Britton, a corporate lawyer in Tampa Bay who graduated from the MIT Media Laboratory, says, “I give a lot of entrepreneurs a lot of advice about how to run a startup company. But whenever I run them myself, I manage to break a few rules.”

Britton’s startup company rules:
  • “Ideas alone are worthless businesses. Execution is everything.”
  • “Validate the market. Demonstrate to yourself that people will pay money for your product or service.”
  • “Don’t lead a startup on nights and weekends only. Entrepreneurship is not a part-time job.”
  • “You have to sell.”
A few key failures behind him, Britton learned which rule was most crucial to staying successful. “If I’m really being honest about my f*** ups, the one that really matters, that’s really most important: full-time required.”

Serial entrepreneur Papageorgiou, who also serves on the advisory board of the University of Tampa Entrepreneurship Center, describes himself as an “operator” who builds and turns companies around. Could be a five-person startup or a billion-dollar business; Papageorgiou has worked with them all.

The pattern that emerges from mistakes, Papageorgiou says, comes down to execution. For him, a major mess up is “the result of a bad decision, made poorly.”

Here’s “how to execute the perfect f*** up,” according to Papageorgiou:
  • Make the fool’s choice
  • Find data that supports your ideas
  • Let short-term emotions drive your decisions
  • Have expert’s arrogance.
After one mistake, Papageorgiou says, “two years of my life, several hundred thousand dollars, and the jobs of about 50 people” were wasted. “I spent the next two months in hiding.”

So how does one come back from making a colossal mistake? 

For Papageorgiou, the hardest thing to learn was to develop the “confidence that other people will do the right thing.”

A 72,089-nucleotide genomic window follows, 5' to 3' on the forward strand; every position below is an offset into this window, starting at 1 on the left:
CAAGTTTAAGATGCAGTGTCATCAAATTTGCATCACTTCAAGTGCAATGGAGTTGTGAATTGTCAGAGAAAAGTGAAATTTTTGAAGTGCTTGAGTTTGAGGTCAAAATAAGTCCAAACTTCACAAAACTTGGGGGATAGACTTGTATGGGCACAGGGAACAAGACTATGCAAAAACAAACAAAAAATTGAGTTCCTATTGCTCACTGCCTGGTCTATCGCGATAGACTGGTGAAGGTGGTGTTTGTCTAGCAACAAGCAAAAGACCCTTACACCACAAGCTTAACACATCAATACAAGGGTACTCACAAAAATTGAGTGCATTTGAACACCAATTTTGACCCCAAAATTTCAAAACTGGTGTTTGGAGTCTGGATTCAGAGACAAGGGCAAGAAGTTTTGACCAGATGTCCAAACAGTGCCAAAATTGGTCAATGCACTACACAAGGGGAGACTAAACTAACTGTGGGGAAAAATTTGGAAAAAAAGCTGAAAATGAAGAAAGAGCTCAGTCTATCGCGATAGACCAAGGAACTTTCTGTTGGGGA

Looking back on past mistakes is valuable, Papageorgiou says. And after a really big mess up, he adds, so is taking some time off to drink some wine and heal the wounds.

Failure is big part of FUNTampaBay

“We always talk about people’s successes -- and that’s great -- but I’m more interested in knowing how they messed up, and what got them from that point to the point of being successful,” explains event organizer Maria Alithinos. “What was that journey like, and what did they learn from it?”

Alithinos, a University of South Florida alum with a background in PR and marketing, started the Tampa chapter of F***Up Nights, (or FUNTampaBay) after stumbling upon FUN events, which began in Mexico in 2012, while doing entrepreneurially driven research.

“I figured, let’s do it here!” she says.

FUNTampaBay is one of a number of events that invites members of the Tampa Bay startup community to comingle and share experiences; networking meetups, pitch contests, and tech talks take place on an almost monthly basis in the area. But none are dedicated to failure, f*** ups, and the informal atmosphere that the topic creates.

The event’s name has raised a few eyebrows, Althinos says. “But what else are you going to call it, Business Blunders Night?” she asks. “It doesn’t have the same feel.”

Look for the next FUNTampa Bay to take place in early 2016 in St. Petersburg.

Read more articles by Justine Benstead.

Justine Benstead is a feature writer for 83 Degrees Media in the Tampa Bay region of Florida.
Signup for Email Alerts
Signup for Email Alerts

Underwriting Partners